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While romance gets all the hearts and flowers on Valentine’s Day, why not honour the love, affection, and special bond you have with the senior loved ones in your life? Here are five ways to celebrate, some designed for in-person gatherings and others for virtual meet-ups.
Excerpt: Research shows that while depression, high stress, anger, and loneliness can increase the risk of heart disease, promoting and supporting psychological and emotional health is good for your heart. Thinking positively, practicing self-compassion, and recognizing and treating depression help to lower the risk of heart attack and stroke. Meditating to reduce stress, strengthening social ties, and finding purpose also protect your heart and improve quality of life.
You’ll find endless articles, books, videos and blogs devoted to the art of living with less—not just in terms of material goods, but in treasuring only the people, the pursuits, and the parts of our lives that bring us happiness and freedom to live the way we want to live. But there is also another way to discover a simplified life: it comes in the form of a retirement residence, where simplicity—and freedom—are built right in.
Did you know that 45% of Canadians over the age of 20 have at least one risk factor for heart disease? These factors include stress, a sedentary lifestyle, tobacco use and a poor diet. Therefore, what kind of food should we eat to help prevent heart conditions?
January is the perfect time to transform the winter blues into a warm kaleidoscope of brighter thoughts, feelings, and activities. Here are seven ways to greet the new year with positivity and a lighthearted attitude.
A balanced diet of nutrient-dense, whole foods nourishes and supports the mental, emotional, and physical health of older adults. The latest research shows that foods rich in vitamin K protect the heart, eating plenty of fruits helps prevent diabetes, and fermented foods are gut friendly. A Mediterranean-style diet improves mood, nuts and berries boost brain health, and anti-inflammatory foods lower cortisol and reduce stress.
Maintaining, expanding, or deepening social connections in your daily life can help to prevent or ease depression and anxiety, protect your heart, and strengthen your immune system. Studies show that strong social ties and support also boost brain health and may reduce the risk of dementia, lower the risk of physical disability, and are associated with greater longevity.
Retirement living is an option that addresses all of those concerns. There is a home-like environment that is safe, provides meals and housekeeping, as well as the opportunity to socialize and have friends right where you live. Easy socialization is one of the best aspects of retirement living. No one should spend their later years isolated and lonely.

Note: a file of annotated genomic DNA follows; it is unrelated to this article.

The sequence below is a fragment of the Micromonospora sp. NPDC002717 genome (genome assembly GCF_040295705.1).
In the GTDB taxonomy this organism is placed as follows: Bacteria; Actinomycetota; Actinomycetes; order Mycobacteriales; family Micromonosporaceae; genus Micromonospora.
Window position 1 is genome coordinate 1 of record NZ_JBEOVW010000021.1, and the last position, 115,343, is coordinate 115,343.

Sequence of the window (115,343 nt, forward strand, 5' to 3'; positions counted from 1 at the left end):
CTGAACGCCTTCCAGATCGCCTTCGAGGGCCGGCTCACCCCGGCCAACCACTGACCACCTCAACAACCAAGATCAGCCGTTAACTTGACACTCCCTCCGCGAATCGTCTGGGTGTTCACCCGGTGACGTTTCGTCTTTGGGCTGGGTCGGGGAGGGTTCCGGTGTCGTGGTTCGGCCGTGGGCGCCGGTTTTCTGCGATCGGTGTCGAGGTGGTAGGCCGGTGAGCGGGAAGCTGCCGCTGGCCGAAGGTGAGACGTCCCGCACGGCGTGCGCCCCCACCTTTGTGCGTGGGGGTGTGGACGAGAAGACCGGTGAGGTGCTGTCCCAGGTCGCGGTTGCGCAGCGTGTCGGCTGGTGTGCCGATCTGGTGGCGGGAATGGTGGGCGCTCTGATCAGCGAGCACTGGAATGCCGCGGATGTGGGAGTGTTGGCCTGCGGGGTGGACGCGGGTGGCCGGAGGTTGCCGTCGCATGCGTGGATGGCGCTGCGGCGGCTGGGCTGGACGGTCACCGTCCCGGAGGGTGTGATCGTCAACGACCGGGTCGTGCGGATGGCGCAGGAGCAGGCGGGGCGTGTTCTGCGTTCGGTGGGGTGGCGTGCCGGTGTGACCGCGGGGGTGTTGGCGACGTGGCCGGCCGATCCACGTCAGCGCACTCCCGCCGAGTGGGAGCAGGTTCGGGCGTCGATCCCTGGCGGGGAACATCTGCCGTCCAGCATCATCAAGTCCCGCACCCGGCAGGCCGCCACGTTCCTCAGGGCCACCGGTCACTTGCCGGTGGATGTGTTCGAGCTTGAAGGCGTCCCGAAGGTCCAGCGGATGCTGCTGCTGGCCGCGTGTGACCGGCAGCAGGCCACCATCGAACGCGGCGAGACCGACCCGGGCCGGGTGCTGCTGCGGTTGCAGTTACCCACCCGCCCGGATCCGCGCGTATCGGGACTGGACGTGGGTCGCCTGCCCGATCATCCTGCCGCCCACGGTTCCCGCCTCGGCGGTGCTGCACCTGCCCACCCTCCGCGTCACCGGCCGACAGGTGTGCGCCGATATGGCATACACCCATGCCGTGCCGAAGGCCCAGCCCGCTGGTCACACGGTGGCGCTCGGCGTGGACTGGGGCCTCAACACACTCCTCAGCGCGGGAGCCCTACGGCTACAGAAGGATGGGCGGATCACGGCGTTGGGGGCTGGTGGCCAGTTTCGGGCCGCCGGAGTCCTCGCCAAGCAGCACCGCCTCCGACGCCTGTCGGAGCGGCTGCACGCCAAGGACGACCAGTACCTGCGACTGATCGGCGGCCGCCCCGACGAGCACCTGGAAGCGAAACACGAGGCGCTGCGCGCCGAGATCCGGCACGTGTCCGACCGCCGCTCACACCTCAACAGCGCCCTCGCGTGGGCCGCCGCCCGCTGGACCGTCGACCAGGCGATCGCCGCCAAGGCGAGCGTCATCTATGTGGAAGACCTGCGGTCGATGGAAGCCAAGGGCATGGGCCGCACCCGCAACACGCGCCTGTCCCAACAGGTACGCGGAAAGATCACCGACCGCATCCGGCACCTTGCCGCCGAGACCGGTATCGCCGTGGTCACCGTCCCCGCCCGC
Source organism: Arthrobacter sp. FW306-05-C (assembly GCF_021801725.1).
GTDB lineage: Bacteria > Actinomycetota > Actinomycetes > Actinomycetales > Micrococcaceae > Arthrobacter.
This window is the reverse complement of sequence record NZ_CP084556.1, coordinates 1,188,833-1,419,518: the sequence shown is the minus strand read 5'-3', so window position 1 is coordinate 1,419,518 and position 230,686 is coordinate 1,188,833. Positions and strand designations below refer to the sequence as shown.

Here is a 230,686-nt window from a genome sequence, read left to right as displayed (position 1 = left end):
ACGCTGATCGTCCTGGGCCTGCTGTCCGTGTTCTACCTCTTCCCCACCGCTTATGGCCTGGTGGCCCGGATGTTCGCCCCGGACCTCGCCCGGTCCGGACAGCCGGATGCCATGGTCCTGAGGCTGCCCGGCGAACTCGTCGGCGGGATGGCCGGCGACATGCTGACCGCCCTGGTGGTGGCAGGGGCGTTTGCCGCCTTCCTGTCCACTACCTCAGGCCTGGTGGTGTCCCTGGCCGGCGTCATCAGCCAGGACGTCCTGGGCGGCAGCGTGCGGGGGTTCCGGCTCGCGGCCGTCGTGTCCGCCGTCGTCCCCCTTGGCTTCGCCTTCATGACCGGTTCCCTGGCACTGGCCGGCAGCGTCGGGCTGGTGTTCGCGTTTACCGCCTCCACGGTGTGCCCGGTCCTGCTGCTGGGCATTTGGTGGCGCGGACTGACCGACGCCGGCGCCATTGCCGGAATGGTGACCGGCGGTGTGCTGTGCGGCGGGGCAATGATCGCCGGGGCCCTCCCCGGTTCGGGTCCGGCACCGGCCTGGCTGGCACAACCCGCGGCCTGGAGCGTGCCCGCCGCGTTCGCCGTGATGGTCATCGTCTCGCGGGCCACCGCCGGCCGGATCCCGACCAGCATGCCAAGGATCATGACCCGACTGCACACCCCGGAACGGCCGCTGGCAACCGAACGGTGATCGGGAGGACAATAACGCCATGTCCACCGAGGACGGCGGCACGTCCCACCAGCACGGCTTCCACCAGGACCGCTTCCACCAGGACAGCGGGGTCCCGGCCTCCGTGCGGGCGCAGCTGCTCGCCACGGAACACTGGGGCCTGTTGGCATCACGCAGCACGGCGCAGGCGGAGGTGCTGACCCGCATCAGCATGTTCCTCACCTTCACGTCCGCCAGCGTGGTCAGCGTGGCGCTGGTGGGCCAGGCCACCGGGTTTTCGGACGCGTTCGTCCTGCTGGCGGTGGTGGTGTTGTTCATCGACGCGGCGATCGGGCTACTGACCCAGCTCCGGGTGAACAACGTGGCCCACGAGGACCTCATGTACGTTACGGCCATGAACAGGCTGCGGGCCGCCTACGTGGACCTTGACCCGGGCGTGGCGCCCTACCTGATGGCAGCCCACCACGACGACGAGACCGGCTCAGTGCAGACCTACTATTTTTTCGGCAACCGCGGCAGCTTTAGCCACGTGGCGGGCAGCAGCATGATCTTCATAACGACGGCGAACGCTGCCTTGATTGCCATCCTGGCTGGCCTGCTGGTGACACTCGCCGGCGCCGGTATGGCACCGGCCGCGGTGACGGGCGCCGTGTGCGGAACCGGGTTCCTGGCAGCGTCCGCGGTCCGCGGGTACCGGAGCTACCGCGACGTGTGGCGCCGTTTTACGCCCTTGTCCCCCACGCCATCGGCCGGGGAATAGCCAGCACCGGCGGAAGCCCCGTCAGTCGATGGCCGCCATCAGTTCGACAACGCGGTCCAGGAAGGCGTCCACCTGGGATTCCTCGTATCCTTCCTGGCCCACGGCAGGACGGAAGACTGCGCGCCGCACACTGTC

It’s a common question: why would I consider retirement living unless I need nursing support or 24-hour care? While personal support is conveniently available in retirement residences, and can be customized to your specific needs—including a spectrum of light services, such as medication management, to the more substantial, like assistance with your daily routine, an escort to meals and activities, and other assisted living services—senior living communities are also designed for active, independent older adults.
Make this an especially joyous time for you and your senior loved ones with these festive activities, designed to bring families and friends together!
Falls are the leading cause of injury among older Canadians, affecting to 20% to 30% of seniors each year and causing 85% of injury-related hospitalizations. You can help prevent falls and fractures by building bone and muscle strength, improving balance, and being physically active each day. Wearing proper footwear, reviewing medications for side effects affecting balance, and checking vision and hearing regularly can also reduce the risk of falls.
Digital health tools can help Canadian seniors to enjoy good physical and mental health as a complement to in-person medical care. Virtual health visits, apps for blood pressure monitoring, text message medication reminders and digital support for physical therapy can be useful in preventing and managing chronic conditions. Video calls and virtual mental health services can also provide vital support for the social and emotional well-being of seniors.

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